Sep 22 2021 10:37 PM
Sep 22 2021 10:37 PM
I have an extremely large data set so I think that using the offset function will be too time-consuming. The columns are dates and will have new values added each month.
The rows will change position as they are being ranked each month.
Ultimately I am trying to put together a formula that will calculate a weighting value for each row. This will be represented by a weighting value (W1) applied to the % change in average values for the last 12 months (P1) as compared to the 12 months before that (P2) combined with a weighting value (W2) applied to the % change in average values for the period P2 as compared to the average value for the 12 months prior to that (P3) etc, etc
I need help with all of this please!
Sep 23 2021 06:30 AM
Forty views as of this writing, no replies. I suspect it's because you've given a meaty description but not enough clarity, some confusion (e.g., "The columns are dates and will have new values added each month. The rows will change position as they are being ranked each month."
In any event, you would go a long way toward helping us help you if you were to attach either the actual spreadsheet or (if the actual contains confidential data) a reasonable mockup of it. Not an image; an actual spreadsheet that represents (or is) the actual data and the actual array. It needn't be all the rows, but it should be an adequate representation of the full reality.
Then, supplement that with a specific description of which values is it that are being assessed in terms of monthly change, trailing 12 month averages, etc.
(Given the interest in trailing 12 month figures, I'm inferring that this might have to do with stock market data...but that is just a guess; if that's the case, I have a spreadsheet where I track trailing 12 month results, and can tell you it will be fairly straight forward to resolve your concerns.)
Sep 23 2021 06:50 AM
@mathetes Thanks for your comments. This is my first post so am grateful for your help.
You are correct in your assumptions regarding trailing data. What I am trying to do is sort rows of data to show which are demonstrating the greatest upward trend (exponential rather than linear). I have manually applied weightings but this still doesn't seem to weed out items with a seasonal bias.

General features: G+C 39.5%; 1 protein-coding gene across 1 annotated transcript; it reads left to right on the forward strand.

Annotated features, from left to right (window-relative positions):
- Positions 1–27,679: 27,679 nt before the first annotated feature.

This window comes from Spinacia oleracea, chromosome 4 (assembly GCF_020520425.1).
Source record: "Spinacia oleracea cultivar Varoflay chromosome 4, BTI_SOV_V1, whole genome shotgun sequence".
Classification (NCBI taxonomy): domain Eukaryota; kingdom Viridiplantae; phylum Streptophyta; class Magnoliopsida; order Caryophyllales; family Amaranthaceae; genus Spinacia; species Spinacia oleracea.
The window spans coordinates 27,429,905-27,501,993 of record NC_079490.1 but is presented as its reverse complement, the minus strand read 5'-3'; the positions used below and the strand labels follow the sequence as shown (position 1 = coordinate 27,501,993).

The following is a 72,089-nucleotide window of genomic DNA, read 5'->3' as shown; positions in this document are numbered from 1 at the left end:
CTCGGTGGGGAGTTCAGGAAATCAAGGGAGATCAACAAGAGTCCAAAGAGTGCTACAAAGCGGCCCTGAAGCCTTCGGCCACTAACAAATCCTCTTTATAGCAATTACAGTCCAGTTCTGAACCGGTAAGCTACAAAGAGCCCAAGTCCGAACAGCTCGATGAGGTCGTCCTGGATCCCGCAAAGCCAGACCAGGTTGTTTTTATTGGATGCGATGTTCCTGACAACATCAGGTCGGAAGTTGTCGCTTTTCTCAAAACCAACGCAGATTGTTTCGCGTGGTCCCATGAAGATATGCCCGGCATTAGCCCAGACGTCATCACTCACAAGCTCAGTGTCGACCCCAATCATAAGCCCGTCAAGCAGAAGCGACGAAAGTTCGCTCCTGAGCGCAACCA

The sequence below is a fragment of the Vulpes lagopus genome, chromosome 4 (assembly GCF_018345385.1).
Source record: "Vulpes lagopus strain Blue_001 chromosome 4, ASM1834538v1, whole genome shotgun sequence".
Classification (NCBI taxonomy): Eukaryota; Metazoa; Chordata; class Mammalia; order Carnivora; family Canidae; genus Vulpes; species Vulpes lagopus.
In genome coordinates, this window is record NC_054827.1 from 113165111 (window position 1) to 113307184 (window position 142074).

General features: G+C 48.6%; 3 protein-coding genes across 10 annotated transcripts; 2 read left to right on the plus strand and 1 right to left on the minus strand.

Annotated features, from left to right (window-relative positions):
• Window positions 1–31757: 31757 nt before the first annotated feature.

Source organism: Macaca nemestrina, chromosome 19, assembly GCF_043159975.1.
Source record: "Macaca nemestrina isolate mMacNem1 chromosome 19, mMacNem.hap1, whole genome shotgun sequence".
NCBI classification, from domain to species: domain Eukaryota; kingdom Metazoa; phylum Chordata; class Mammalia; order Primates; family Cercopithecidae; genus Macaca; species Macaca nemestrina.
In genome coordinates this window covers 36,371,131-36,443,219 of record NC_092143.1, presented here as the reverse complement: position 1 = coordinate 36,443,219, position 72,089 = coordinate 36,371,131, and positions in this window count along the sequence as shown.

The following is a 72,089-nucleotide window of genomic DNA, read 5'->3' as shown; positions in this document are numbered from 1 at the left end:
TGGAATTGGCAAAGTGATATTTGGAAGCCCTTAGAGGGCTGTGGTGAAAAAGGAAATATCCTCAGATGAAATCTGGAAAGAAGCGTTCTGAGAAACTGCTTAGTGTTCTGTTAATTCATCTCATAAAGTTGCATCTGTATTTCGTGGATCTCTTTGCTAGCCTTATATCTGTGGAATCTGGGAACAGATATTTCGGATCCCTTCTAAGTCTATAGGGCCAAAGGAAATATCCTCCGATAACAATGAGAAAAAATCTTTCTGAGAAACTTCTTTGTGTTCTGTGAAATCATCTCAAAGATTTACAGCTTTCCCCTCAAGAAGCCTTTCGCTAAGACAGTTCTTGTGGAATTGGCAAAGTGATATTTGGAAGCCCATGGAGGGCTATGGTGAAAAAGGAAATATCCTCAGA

Am grateful for any solutions!
I have attached an example sheet.
Sep 23 2021 07:30 AM
Well, from the looks of that spreadsheet, you're quite sophisticated in your use of Excel. In fact, your reference to "exponential rather than linear" suggests to me that you're far more sophisticated in math and statistics than many who post here (and more in stats than I am, for that matter).
The moving trailing 12 month average is easy to determine for any given stock at any point in time. For example, here's the formula I entered in cell Y103, pertaining to st100 in your spreadsheet. I then copied that formula across the columns...... Here's the formula, with relative references, so they always are showing the average of the prior 12 months. =AVERAGE(N101:Y101)
Then (as additional evidence of your level of sophistication) I noticed that you've implemented custom formatting to the numbers, rounding (it appears) to the nearest $M, which is not as granular (I wouldn't think) as you might want....
Anyway, I find it hard to believe that you don't know how to do a trailing twelve month formula-- and am frankly stymied as to exactly what the help is that you need. It may well be that some others among the experts here have more experience than I with this kind of financial analysis, and I'll defer to them. But if you can be patient with me, just humor me by telling me how (in words, referring to the data too) you'd assess exponential trend......etc.
Sep 23 2021 05:46 PM
Sep 23 2021 06:12 PM
This would no doubt be a lot easier if we were sitting down face-to-face, because we could exchange questions and answers, observations and clarifications in just a few sentences at a time. As it is, one of the short comings of communicating through exchanged long messages is that we can't stop one another mid-stream and say, "Stop, please explain a little more what you mean by......."
I'm not at all surprised that what I wrote was NOT what you were seeking. It was totally too obvious.
But I still don't understand what you're working so hard to describe. And frankly it sounds as if you're still working to define it for yourself. If we only had a white board also, in addition to being face-to-face. We could take turns at the white board drawing equations, incorporating new variables in them.....
You also know what the underlying reality is that the data are representing. I can only surmise. And surmising on top of vagueness (as I experience it, not as you transmit it) ain't all that productive.
So I wish you well. My guess is that your rustiness will turn to polish quickly enough....after which you may want to join the ranks of people here on this site answering questions from others. I retired nearly 20 years ago, discovered this site 23 months ago through seeking the answer to an Excel question of my own...and have enjoyed answering (or trying to) questions ever since.
Sep 24 2021 03:06 AM - edited Sep 24 2021 03:07 AM
I guess you need a way to dinamically develop an array calculation.
Considering you are on G column, you can play with the following AVERAGE with dinamic range using OFFSET formula.
Sep 24 2021 06:19 PM
Sep 25 2021 03:05 AMSolution
If you are on column G, means that you will need to displace only 1 column from your StartingReference and then 12 columns of width (12 months range).
(Column(G)-6)*12-11=1 = ($N$2:Width)
(Column(H)-6)*12-11=2 = ($Z$2:Width)
And so on...